Your tone could be brighter. You can smile a little more and raise your cheeks some as you smile to help lift your soft palate. As you get close to the D#, E, F, F# you need to push down on your diaphragm more to help support those higher notes.

    The bright timbre Ken refers to is good cord closure, along with good open throat, and a touch of mask. The smile will be helpful. The "aiming" the sound towards the tip of the nose is essentially directing the "beam" of sound toward the hard surfaces... back of the upper teeth, hard palate... this helps to reflect the bright sound.

    Your voice sounds OK. It's a little shaky, and that's mostly a support thing. Good support will stabilize the breath and improve your tone.

    All the Best!

    Bob
  • EnglishTea123EnglishTea123 Posts: 76Enrolled
    I see. Thank you for the feedback! I will work on having more support and work to have a brighter tone.

    As for support--I would like to make sure so that I'll be practicing it properly--I know Master Ken said that it should feel like doing a sit-up, but, since I don't have the program yet, it is a bit confusing to me as to which part of the sit-up he is referring to. It is when I go up from lying down, right? (This may sound a bit ridiculous, but I just felt like it'd be better for me to be safe than sorry :P) And when I'm singing, should I try to keep that pushing out sensation throughout the phrase?

    I do apologize for throwing so many novice questions at once, Bob! But I hope that you'll understand! :D
  • highmtnhighmtn Posts: 14,515Administrator, Moderator, Enrolled, Pro
    Support is something that is just too hard to describe in a single or for some, multiple postings. So for detailed information on that, you will have to enroll to access the additional videos and forums information available. Even with all of that, many have tons of questions and need for clarification.

    As to the comparison of support to a sit-up, a sit-up is not exactly like the feeling of support, but the amount of effort expended in the abdominal area is very similar, and that is the reason for the example of the sit-up. And to me, the most effort is needed at the beginning of a sit-up, however the entire process of going upward is pretty demanding.

    You will have to push down on your diaphragm with as much effort as you expend on a sit up when you raise your body up.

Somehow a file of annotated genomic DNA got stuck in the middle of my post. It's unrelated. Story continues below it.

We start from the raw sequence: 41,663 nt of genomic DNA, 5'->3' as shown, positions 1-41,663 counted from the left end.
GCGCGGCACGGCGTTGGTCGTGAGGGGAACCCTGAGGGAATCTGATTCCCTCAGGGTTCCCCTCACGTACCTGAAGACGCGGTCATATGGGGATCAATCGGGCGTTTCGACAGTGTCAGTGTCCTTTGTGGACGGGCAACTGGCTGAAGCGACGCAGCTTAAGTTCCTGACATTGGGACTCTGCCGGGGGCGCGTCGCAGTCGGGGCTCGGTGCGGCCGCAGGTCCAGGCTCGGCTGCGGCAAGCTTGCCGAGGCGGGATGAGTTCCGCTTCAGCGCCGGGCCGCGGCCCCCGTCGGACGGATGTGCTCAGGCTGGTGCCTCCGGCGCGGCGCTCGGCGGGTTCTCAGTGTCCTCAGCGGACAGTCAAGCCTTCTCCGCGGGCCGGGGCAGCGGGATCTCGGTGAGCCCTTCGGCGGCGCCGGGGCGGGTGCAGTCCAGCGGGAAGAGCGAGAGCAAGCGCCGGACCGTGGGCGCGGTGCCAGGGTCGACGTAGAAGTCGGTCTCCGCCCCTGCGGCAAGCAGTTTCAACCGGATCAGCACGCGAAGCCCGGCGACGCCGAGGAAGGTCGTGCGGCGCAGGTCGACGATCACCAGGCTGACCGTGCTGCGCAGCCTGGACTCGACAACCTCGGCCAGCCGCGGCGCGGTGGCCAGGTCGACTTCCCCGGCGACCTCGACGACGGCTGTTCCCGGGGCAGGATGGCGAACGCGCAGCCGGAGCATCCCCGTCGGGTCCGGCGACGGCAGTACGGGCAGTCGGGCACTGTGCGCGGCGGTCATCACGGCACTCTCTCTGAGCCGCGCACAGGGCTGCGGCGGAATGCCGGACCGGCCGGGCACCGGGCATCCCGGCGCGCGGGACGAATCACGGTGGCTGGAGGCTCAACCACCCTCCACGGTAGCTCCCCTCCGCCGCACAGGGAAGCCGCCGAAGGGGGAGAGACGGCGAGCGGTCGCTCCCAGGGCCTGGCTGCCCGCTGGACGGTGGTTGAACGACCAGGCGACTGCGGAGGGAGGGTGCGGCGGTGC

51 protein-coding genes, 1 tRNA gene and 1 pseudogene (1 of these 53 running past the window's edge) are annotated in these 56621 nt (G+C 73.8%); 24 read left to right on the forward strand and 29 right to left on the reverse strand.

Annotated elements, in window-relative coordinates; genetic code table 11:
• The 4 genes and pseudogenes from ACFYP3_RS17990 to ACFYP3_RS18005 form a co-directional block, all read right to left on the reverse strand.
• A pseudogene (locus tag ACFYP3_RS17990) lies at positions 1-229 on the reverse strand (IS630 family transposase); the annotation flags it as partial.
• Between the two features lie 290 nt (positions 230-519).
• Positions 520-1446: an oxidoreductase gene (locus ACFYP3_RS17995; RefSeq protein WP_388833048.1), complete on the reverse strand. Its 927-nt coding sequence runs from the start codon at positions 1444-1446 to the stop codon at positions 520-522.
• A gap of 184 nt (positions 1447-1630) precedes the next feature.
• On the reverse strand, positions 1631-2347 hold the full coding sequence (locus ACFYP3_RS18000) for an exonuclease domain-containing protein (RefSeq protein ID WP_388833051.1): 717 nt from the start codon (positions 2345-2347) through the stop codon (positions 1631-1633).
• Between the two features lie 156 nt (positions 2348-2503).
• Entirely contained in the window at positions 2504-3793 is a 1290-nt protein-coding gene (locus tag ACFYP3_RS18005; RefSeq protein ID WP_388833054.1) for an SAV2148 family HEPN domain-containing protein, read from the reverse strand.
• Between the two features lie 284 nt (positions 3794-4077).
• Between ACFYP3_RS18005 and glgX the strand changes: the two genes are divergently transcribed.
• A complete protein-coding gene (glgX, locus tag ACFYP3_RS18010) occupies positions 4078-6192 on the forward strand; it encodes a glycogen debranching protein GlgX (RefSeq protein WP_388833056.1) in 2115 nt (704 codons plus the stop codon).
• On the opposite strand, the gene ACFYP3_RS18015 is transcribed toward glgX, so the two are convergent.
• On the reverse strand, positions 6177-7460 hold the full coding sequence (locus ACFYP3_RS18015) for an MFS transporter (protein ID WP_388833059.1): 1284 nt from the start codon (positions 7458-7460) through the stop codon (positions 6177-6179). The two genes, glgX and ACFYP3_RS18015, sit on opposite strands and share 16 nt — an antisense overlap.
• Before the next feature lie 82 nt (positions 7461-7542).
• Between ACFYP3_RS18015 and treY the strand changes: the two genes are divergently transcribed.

Support is "like" a lot of things, but not "exactly like" anything (except support), and that's why it is so difficult to explain in a way that the person you are trying to tell about it will understand completely enough to do it.

    Before I found and then later purchased KTVA, I searched the internet for months trying to learn what support was. The closest and most helpful thing I found was explanations and descriptions of "appoggio".

    Support and true "appoggio" are pretty much the same thing. I studied everything I could find on appoggio. Same thing. Everybody talked about it, claimed they taught it, but nobody explained it in a way that I could "get it". They've been talking about appoggio for hundreds of years. You would think that something like that would be a simple explanation. Describing how to take control of autonomic muscle systems is not that simple.

    All the Best.

    Bob
  • EnglishTea123EnglishTea123 Posts: 76Enrolled
    I see. Thank you again! I will try to find support and post what result I get so I will know what else to work on!

    Thank you!
  • EnglishTea123EnglishTea123 Posts: 76Enrolled
    Hmm... Bob. I found that when I keep my throat open and start the scale from the 8th note, I don't have any problem keeping it open. The problem is when I start the scale from the low note. As is the problem for most people at my level, I can't seem to keep my throat as opened ascending TO the higher notes compared to descending FROM it (so, 8-5-3-1 instead of the usual 1-3-5-8).
    Now, when I start the note certain way, my soft palate is kept relatively raised. Would that be the correct sound? I'll post the clip when I get home.